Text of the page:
Facts from EBRI

January 1996

Income of the Elderly

The average income for an individual aged 65 or over in 1994 was $16,049, up from $12,239 in 1974, based on Employee Benefit Research Institute (EBRI) tabulations of data from the March supplement to the 1995 Current Population Survey (CPS).

The percentage of the elderly's income coming from Social Security declined from 42.0 percent in 1974 to 38.6 percent in 1989, and subsequently increased to 41.7 percent in 1992 and to 44.4 percent in 1994.

Income from pensions and annuities has accounted for a steadily increasing share of the elderly's income. In 1974, pensions and annuities accounted for 14.0 percent of the elderly's income; by 1994, that percentage had increased to 20.0 percent.

Income from assets increased between 1974, when it accounted for 18.2 percent of the elderly's income, and 1984, when it accounted for 28.2 percent. This percentage then declined to 25.2 percent in 1989 and to 17.6 percent in 1994.

Income from earnings has shown a decline as a percentage of the elderly's income from 1974, when earnings accounted for 21.3 percent of the elderly's income, to 1994, when they accounted for 14.9 percent.

The lower an individual's total income, the higher the percentage of it that comes from Social Security. In 1994, Social Security accounted for 84.8 percent of the total income of elderly individuals in the lowest income quintile, compared with 23.2 percent for those in the highest income quintile.

There was a significant difference between elderly men's average income ($21,695) and elderly women's ($12,029) in 1994. This is in part attributed to men's greater lifetime attachment to the work force.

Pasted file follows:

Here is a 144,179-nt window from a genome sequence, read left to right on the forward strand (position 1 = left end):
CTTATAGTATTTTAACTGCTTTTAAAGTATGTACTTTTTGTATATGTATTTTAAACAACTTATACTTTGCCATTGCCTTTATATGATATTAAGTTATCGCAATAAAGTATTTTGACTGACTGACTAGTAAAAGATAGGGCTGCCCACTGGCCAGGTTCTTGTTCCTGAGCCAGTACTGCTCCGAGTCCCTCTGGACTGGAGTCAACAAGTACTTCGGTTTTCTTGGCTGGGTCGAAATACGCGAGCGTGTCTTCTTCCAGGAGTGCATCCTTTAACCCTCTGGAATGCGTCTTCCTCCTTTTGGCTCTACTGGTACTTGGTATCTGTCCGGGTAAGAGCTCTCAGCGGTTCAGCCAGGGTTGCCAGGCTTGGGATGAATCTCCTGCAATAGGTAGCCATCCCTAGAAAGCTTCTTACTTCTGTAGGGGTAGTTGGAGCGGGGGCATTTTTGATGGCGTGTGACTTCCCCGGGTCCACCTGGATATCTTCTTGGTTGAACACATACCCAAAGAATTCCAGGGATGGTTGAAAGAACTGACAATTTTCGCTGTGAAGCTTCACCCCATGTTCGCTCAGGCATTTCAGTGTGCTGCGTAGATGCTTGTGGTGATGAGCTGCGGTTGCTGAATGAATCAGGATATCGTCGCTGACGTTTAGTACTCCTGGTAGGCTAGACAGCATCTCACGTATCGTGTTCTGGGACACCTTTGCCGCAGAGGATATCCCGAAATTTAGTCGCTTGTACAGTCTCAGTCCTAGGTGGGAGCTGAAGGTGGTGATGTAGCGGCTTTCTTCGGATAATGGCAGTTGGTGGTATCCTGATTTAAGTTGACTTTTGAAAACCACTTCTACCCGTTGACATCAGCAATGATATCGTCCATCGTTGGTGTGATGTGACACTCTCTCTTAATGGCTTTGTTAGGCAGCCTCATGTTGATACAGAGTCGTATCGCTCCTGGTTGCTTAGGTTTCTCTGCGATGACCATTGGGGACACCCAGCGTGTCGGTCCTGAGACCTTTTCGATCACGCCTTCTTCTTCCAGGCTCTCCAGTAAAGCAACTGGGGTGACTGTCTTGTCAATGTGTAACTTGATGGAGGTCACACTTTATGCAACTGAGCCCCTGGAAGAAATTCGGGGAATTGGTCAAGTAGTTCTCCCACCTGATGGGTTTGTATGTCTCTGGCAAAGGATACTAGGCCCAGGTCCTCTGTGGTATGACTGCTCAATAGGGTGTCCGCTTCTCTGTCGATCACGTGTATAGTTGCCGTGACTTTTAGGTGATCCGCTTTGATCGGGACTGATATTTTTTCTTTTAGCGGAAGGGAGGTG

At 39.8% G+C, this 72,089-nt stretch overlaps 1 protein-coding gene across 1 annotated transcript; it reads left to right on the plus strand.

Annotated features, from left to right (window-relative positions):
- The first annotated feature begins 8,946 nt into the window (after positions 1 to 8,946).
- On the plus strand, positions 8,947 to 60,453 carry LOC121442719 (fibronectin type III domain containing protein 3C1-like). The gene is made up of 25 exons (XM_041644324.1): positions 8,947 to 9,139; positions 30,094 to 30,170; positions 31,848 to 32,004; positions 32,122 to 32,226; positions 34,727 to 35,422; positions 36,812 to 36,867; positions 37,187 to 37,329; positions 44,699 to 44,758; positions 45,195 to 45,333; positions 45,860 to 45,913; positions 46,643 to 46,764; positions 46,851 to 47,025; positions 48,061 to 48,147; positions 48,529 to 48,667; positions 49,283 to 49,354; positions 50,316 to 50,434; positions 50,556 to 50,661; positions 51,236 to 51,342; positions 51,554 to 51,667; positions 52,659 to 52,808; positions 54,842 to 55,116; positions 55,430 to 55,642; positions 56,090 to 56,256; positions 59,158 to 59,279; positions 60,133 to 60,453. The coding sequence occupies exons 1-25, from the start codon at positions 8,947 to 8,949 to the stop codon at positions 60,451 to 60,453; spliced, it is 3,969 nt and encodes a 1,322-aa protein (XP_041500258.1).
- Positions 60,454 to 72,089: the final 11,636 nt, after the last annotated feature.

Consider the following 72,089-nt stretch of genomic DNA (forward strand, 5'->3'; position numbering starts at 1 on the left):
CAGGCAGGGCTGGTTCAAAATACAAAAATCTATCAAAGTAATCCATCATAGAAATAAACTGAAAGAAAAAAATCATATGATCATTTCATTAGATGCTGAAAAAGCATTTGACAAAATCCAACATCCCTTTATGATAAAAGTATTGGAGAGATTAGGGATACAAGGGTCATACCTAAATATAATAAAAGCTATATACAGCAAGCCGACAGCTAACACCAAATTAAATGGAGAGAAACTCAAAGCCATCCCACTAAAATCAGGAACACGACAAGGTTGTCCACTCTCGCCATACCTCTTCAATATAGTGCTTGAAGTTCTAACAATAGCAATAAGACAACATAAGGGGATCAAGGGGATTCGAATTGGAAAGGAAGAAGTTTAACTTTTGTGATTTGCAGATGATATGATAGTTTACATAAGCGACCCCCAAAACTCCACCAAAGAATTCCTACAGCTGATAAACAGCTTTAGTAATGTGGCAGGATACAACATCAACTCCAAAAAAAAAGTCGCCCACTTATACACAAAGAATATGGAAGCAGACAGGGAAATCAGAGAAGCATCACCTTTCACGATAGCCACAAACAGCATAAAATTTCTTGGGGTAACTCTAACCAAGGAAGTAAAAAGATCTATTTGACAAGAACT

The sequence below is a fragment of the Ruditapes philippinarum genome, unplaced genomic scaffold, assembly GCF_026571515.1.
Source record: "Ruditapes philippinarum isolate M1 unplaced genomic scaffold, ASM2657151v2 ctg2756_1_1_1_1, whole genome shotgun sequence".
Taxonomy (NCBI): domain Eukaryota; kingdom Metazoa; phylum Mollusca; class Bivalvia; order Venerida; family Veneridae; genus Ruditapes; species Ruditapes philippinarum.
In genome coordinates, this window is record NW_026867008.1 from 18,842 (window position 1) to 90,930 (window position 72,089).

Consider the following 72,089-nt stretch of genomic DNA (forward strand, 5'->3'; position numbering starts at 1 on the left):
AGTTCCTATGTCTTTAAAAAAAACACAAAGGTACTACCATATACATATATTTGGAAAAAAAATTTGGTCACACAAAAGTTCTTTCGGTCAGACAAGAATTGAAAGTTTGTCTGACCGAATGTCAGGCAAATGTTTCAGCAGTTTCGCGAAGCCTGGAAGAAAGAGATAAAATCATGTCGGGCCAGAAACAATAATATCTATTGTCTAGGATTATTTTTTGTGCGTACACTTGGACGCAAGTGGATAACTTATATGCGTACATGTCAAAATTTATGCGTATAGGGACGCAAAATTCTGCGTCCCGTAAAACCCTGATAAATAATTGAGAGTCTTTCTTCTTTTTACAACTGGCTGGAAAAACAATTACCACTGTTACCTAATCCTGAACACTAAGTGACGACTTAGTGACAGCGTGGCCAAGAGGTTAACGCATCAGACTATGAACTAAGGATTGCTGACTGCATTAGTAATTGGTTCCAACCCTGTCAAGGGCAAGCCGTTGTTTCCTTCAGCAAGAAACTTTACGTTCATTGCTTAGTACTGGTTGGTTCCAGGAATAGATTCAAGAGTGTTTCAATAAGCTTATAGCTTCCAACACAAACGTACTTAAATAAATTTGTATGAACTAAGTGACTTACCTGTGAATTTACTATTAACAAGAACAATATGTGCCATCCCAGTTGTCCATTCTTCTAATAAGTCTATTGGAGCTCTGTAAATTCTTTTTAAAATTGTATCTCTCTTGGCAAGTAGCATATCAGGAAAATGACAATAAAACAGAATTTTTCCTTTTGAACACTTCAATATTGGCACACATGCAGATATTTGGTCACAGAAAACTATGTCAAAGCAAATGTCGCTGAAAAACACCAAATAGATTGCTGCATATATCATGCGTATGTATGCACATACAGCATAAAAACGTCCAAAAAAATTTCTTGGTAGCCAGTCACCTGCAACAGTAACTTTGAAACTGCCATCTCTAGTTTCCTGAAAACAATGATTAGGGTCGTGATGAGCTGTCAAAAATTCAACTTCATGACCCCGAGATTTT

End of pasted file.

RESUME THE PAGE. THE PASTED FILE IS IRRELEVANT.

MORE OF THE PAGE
Elderly women receive a greater share of their income from Social Security and assets than elderly men. In 1994, Social Security accounted for 50.9 percent of elderly women's income, compared with 38.3 percent of elderly men's. Income from assets accounted for 21.3 percent of elderly women's income, compared with 14.1 percent of elderly men's.

Elderly men derive a larger share of their income from employment-based sources, including pensions and annuities and earnings, than women. In 1994, pensions and annuities accounted for 24.4 percent of elderly men's income, compared with 14.3 percent of elderly women's. Income from earnings accounted for 19.1 percent of elderly men's income, compared with 9.3 percent of elderly women's.

Research based on data from the Bureau of Economic Analysis' National Income and Product Accounts and the Internal Revenue Service indicate that the March CPS underestimates the percentage of the elderly's income that comes from employment-based pension plans.*

For more information, contact Ken McDonnell, (202) 775-6342 or Carolyn Pemberton, (202) 775-6341.

Source: EBRI Databook on Employee Benefits, Third edition, 1995; and "Baby Boomers in Retirement: What Are Their Prospects?" EBRI Issue Brief no. 151/Special Report SR-23 (July 1994).

*For a more detailed discussion of this point, see Sylvester J. Schieber, "Why Do Pension Benefits Seem So Small?" (Washington, DC: Watson Wyatt Worldwide, August 1995).